In American Beauty the main color scheme of is red, blue and white, a palette clearly referencing the colors of the US flag. Again, the film focuses its attention on a single character, Lester and his story of life, death and his discovery of true beauty in the world. The red rose is used to symbolize Lester’s lust and sexual desire for Angela. In Lester’s fantasies, Angela is shrouded in roses that cover her body. Ironically Lester’s wife Carolyn has talent in raising red roses. The color red predominantly and rather dramatically appears throughout the film representing the Lester’s sexual desire and lust. Red also features prominently in Nobody Knows where it symbolizes the mother’s sexual desire but in much more subtle, implicit and indirect ways: Mother helps Kyoko to apply red nail polish, Kyoko drops the bottle of red nail polish that leaves a red smudge on the wooden floor, and Yuki’s uses a red crayon to draw an image of his mother.
The composition in American Beauty is mostly angular and symmetrical. This composition portrays the characters’ straightforwardness and outright frankness that is characteristic of high context nature of communication style in US culture.
In the shot of the Burnham family at the dinner table, Carolyn is seated at one end, Jane in the middle, and Lester at the other end of a long table. The composition is symmetrical and lines are straight horizontally. The distance between Lester and Angela implies the emotional distance between them and Angela’s seating in the middle suggests that she is caught in between mom and dad. In this single shot the film reveals the relationships between characters and their emotional distances one another. The audience might not notice and what this setting meant but they subconsciously receive the message sent through this explicit visual placement.
In contrast, Nobody Knows favors diagonal, curved lines, and the film often includes circular objects, and shadowy images in the frames and preferences for composed shots in asymmetrical manners. There is a sequence of family dinner in Nobody Knows as well. It is the first day the family moved into their small apartment and it was the last meal the whole family having together. The camera never captures the entire family at the table in one frame nor reveal the whole figure of each person. The shots contain partial views of children and often distracted by an objects. The frames consist intricate lines created by chopsticks, edge of the table, window pane. The handheld and constantly moving camera is shaky and moves in diagonal direction that creates mobile gaze as if it hints the family’s unstable and tragic future. In Nobody Knows, the main conflict is between mother and Akira, the eldest son however the visual expression of this conflict in this film is never direct and straightforward rather subtle and indirect. We also see in Nobody Knows ample use empty space in the frames and shadowy images throughout the film which is a reflection of the use of implication and pauses in verbal communication; one of the nature of high context communication style. While the editing pace in American Beauty is the conventional length, Nobody Knows is characterized by long takes.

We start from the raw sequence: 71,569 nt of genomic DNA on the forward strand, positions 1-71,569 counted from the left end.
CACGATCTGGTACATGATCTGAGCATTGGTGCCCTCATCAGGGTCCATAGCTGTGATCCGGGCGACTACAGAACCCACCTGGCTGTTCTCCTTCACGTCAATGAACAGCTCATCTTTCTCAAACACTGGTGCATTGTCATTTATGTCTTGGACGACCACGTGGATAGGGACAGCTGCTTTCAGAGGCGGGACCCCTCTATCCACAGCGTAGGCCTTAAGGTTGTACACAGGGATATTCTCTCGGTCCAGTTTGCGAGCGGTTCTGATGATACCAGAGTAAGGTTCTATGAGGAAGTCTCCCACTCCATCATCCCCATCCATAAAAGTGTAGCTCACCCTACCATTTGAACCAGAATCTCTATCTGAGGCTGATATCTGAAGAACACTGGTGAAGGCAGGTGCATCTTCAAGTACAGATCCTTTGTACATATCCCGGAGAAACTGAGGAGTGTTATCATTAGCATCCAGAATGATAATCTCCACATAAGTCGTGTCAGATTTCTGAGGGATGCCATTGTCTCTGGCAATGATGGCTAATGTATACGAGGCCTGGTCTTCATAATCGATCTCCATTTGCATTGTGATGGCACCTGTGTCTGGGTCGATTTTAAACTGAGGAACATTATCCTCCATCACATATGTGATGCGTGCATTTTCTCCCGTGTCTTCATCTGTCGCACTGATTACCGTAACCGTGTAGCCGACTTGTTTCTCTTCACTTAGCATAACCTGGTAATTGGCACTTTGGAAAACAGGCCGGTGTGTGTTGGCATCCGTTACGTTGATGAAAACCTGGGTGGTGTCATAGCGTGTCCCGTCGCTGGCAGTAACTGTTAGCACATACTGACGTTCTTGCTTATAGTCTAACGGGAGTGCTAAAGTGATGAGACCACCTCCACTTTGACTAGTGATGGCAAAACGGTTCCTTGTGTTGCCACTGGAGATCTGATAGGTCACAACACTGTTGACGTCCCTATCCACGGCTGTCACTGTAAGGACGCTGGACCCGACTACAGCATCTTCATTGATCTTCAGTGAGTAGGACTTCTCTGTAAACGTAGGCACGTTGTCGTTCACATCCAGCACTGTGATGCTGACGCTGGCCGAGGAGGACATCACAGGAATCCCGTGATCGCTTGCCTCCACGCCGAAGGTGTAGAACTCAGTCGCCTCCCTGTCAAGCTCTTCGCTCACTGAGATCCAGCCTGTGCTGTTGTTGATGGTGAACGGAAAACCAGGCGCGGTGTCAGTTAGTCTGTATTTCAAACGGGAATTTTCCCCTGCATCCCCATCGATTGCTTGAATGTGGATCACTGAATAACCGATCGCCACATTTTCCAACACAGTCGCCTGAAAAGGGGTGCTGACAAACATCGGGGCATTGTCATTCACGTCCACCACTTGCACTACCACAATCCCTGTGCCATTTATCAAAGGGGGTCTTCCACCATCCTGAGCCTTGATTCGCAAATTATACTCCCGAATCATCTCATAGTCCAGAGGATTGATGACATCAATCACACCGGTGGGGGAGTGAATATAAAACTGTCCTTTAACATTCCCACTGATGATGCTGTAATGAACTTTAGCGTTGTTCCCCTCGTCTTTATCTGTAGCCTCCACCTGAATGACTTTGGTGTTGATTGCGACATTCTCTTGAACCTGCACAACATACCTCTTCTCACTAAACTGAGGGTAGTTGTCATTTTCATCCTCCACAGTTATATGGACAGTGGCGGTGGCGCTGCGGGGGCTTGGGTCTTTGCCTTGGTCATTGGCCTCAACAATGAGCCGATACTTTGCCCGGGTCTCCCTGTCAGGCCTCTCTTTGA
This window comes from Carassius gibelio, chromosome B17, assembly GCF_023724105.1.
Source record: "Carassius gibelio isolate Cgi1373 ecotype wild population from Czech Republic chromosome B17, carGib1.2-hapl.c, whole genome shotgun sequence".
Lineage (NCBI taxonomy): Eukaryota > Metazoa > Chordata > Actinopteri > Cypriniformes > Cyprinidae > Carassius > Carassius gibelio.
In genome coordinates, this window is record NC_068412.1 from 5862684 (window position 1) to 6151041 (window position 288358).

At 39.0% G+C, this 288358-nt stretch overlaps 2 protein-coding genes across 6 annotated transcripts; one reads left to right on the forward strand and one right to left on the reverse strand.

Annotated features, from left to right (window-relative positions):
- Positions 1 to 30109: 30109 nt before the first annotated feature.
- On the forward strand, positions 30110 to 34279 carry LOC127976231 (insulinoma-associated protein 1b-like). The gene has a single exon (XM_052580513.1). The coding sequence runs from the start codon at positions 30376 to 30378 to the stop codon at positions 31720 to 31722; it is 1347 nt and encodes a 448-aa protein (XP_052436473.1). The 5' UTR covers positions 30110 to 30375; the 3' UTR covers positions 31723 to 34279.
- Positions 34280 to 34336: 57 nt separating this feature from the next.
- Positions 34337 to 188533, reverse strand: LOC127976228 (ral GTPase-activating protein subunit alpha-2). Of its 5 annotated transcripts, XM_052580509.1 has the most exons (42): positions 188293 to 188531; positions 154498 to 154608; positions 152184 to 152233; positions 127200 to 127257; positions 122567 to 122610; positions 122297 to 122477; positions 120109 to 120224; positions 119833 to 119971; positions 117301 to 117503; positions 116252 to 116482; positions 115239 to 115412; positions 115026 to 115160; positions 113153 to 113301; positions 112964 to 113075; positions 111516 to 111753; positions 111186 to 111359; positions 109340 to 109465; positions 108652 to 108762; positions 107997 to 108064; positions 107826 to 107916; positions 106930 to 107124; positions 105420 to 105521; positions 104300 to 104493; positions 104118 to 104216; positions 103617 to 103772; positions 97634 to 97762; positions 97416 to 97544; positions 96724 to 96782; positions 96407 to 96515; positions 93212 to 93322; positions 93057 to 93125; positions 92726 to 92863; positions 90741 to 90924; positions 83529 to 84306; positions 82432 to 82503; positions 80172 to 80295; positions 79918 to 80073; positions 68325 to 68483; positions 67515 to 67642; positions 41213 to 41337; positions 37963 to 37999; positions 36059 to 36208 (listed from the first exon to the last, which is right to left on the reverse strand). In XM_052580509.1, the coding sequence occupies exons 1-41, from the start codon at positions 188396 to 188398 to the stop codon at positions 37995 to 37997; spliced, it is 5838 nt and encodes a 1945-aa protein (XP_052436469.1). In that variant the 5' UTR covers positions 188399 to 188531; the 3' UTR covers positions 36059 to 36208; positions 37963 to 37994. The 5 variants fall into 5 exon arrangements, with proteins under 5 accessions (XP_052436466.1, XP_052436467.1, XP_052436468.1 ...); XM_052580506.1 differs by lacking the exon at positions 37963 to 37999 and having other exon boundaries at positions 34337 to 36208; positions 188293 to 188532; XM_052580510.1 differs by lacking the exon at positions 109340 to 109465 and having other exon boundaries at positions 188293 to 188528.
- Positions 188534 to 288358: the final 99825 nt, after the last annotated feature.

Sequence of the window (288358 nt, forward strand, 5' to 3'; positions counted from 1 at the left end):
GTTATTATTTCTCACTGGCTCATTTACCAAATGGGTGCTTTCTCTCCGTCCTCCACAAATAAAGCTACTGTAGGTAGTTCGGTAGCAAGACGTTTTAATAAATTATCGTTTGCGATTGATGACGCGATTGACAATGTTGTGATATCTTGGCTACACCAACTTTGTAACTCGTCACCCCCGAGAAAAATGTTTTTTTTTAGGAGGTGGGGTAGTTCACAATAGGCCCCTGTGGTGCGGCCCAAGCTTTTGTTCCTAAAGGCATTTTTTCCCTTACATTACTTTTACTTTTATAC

American Beauty employs modern style furniture and interior design in the color palette of bright saturated colors of red, yellow, blue and white. The rooms are packed with objects and pieces of furniture leaving no empty space. The boldness of the color scheme and the design and placement of objects in the film illustrate the explicitness of the low context communication. In contrast, Nobody Knows uses pastel colors by the use of lighting and often washed-out camera effect. People in low context culture tend to say things in ambiguity, excess metaphors expecting the other persons would read the meanings between the lines. The preference of pastel, washed-out colors and blurry images is the representation of the tendency of this types of communication styles in low context culture.
Lines and camera angles
A strong emphasis on verticals and horizontals characterizes frames and camera movements in American Beauty. When the gun is pressed to Lester’s head, the position of the gun is parallel to the frame and pulls away to the left of the frame. In other words, the camera tracks straight from left to right and then tracks sideways again as each character hears the shot. This camera movement visualizes the linear chronicle of the story.
In this presentation I have compared two vastly different films: the one, American Beauty, made in low context culture and the other, Nobody Knows, made in high context culture. Both of these films are works of art that demonstrate visual culture as shaped and influenced by hidden dimension of culture; styles of communication. The image of an iceberg is often used as a metaphor when explaining visible and invisible culture. What we see of the iceberg above the water line, typically what we erroneously perceive as the whole iceberg, is the culture of which we are conscious. Yet the larger mass of the iceberg is hidden below the water line; that mass represents our subjective culture, that is our values, and habits of how we employ non-verbal communication. These subjective aspects of culture have a great impact on observable and visible part of objective culture. The visible part of culture is a reflection of invisible part of culture and the invisible part of culture is reinforced by the visible part of culture. In American Beauty I examined how invisible part of culture, direct and explicit way of communication styles expressed visually and in Nobody Knows, indirect and implicit way of communication styles evident in its framing, colors, lines and composition.